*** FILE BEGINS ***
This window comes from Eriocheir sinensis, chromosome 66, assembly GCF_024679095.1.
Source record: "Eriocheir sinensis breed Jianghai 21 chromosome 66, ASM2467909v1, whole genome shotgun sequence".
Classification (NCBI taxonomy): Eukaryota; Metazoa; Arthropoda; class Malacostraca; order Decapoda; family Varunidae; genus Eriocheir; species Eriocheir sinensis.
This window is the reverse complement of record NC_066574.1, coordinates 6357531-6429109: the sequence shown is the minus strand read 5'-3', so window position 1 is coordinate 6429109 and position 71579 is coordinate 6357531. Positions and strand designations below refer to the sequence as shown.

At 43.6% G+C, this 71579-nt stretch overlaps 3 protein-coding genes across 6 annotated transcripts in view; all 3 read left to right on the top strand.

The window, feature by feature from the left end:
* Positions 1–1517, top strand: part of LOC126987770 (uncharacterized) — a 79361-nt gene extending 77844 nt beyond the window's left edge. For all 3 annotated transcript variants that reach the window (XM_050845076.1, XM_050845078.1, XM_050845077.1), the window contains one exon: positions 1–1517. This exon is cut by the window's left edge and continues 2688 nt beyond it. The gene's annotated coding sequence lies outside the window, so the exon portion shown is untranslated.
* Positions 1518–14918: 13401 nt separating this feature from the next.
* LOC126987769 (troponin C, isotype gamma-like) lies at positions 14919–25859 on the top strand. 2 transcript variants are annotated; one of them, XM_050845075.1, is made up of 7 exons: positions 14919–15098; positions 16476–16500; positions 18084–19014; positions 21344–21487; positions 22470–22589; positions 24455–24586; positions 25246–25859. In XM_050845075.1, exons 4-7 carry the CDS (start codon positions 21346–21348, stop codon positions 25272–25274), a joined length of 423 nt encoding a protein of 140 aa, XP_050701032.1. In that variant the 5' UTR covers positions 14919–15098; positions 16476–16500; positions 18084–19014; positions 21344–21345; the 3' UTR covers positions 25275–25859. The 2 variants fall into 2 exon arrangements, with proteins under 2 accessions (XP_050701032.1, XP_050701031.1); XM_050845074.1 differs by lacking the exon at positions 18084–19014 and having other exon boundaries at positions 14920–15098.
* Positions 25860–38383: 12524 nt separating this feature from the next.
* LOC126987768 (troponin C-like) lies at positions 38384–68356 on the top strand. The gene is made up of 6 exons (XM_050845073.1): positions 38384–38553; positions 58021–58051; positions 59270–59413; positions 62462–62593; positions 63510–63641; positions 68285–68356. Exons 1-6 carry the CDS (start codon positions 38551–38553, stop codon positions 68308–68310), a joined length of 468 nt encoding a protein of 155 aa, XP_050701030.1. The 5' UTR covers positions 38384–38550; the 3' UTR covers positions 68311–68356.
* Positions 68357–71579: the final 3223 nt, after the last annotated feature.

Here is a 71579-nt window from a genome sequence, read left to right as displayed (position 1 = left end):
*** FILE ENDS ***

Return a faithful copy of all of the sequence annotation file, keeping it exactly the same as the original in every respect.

This window comes from Eriocheir sinensis, chromosome 66, assembly GCF_024679095.1.
Source record: "Eriocheir sinensis breed Jianghai 21 chromosome 66, ASM2467909v1, whole genome shotgun sequence".
Classification (NCBI taxonomy): Eukaryota; Metazoa; Arthropoda; class Malacostraca; order Decapoda; family Varunidae; genus Eriocheir; species Eriocheir sinensis.
This window is the reverse complement of record NC_066574.1, coordinates 6357531-6429109: the sequence shown is the minus strand read 5'-3', so window position 1 is coordinate 6429109 and position 71579 is coordinate 6357531. Positions and strand designations below refer to the sequence as shown.

At 43.6% G+C, this 71579-nt stretch overlaps 3 protein-coding genes across 6 annotated transcripts in view; all 3 read left to right on the top strand.

The window, feature by feature from the left end:
* Positions 1–1517, top strand: part of LOC126987770 (uncharacterized) — a 79361-nt gene extending 77844 nt beyond the window's left edge. For all 3 annotated transcript variants that reach the window (XM_050845076.1, XM_050845078.1, XM_050845077.1), the window contains one exon: positions 1–1517. This exon is cut by the window's left edge and continues 2688 nt beyond it. The gene's annotated coding sequence lies outside the window, so the exon portion shown is untranslated.
* Positions 1518–14918: 13401 nt separating this feature from the next.
* LOC126987769 (troponin C, isotype gamma-like) lies at positions 14919–25859 on the top strand. 2 transcript variants are annotated; one of them, XM_050845075.1, is made up of 7 exons: positions 14919–15098; positions 16476–16500; positions 18084–19014; positions 21344–21487; positions 22470–22589; positions 24455–24586; positions 25246–25859. In XM_050845075.1, exons 4-7 carry the CDS (start codon positions 21346–21348, stop codon positions 25272–25274), a joined length of 423 nt encoding a protein of 140 aa, XP_050701032.1. In that variant the 5' UTR covers positions 14919–15098; positions 16476–16500; positions 18084–19014; positions 21344–21345; the 3' UTR covers positions 25275–25859. The 2 variants fall into 2 exon arrangements, with proteins under 2 accessions (XP_050701032.1, XP_050701031.1); XM_050845074.1 differs by lacking the exon at positions 18084–19014 and having other exon boundaries at positions 14920–15098.
* Positions 25860–38383: 12524 nt separating this feature from the next.
* LOC126987768 (troponin C-like) lies at positions 38384–68356 on the top strand. The gene is made up of 6 exons (XM_050845073.1): positions 38384–38553; positions 58021–58051; positions 59270–59413; positions 62462–62593; positions 63510–63641; positions 68285–68356. Exons 1-6 carry the CDS (start codon positions 38551–38553, stop codon positions 68308–68310), a joined length of 468 nt encoding a protein of 155 aa, XP_050701030.1. The 5' UTR covers positions 38384–38550; the 3' UTR covers positions 68311–68356.
* Positions 68357–71579: the final 3223 nt, after the last annotated feature.

Here is a 71579-nt window from a genome sequence, read left to right as displayed (position 1 = left end):